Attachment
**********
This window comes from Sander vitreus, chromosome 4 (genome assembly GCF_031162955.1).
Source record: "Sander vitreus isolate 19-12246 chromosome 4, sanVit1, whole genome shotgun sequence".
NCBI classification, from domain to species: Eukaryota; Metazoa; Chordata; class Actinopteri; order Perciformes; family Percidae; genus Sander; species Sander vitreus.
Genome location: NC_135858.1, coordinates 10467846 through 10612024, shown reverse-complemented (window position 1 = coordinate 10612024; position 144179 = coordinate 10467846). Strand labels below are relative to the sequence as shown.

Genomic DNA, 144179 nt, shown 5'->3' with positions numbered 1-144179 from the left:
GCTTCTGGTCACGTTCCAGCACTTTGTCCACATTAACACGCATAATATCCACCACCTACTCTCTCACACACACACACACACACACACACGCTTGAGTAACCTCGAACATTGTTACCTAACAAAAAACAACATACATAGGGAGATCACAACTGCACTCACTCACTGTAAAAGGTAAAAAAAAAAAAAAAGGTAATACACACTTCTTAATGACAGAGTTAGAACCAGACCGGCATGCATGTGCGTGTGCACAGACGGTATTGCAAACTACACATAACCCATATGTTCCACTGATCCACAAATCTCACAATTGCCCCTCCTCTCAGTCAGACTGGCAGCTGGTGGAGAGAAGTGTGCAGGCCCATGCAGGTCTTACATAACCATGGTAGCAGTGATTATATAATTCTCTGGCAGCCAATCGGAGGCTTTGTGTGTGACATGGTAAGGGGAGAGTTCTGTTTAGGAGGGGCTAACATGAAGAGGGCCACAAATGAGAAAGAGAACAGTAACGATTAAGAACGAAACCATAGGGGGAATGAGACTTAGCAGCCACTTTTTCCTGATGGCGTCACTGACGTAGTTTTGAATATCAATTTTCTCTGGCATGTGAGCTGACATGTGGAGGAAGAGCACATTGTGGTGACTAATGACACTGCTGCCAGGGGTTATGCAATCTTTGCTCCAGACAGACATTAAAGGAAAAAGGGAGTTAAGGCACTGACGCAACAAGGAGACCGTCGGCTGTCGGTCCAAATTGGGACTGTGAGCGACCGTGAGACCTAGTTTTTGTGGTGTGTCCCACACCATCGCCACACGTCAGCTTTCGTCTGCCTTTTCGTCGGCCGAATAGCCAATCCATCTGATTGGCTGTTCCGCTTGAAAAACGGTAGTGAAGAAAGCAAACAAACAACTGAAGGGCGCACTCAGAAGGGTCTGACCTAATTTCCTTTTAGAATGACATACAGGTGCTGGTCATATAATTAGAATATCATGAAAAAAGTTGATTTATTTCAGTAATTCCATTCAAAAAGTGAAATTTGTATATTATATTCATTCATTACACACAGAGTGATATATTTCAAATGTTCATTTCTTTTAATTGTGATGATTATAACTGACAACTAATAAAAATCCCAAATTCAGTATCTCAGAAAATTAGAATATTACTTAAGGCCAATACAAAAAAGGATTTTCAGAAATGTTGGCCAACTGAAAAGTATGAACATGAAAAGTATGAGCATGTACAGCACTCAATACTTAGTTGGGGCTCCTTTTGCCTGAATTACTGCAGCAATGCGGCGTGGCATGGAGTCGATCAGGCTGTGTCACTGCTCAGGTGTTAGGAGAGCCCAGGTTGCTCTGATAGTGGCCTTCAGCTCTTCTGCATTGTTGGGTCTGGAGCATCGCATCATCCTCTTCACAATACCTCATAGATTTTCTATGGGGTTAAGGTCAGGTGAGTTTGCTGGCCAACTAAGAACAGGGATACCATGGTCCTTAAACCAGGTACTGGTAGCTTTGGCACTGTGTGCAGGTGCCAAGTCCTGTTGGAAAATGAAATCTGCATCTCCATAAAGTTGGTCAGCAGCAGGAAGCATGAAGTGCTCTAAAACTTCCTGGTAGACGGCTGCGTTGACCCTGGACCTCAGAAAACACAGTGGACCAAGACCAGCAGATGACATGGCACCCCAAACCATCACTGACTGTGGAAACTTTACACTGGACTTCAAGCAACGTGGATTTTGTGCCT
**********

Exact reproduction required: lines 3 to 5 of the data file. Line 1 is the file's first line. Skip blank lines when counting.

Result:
NCBI classification, from domain to species: Eukaryota; Metazoa; Chordata; class Actinopteri; order Perciformes; family Percidae; genus Sander; species Sander vitreus.
Genome location: NC_135858.1, coordinates 10467846 through 10612024, shown reverse-complemented (window position 1 = coordinate 10612024; position 144179 = coordinate 10467846). Strand labels below are relative to the sequence as shown.

Genomic DNA, 144179 nt, shown 5'->3' with positions numbered 1-144179 from the left: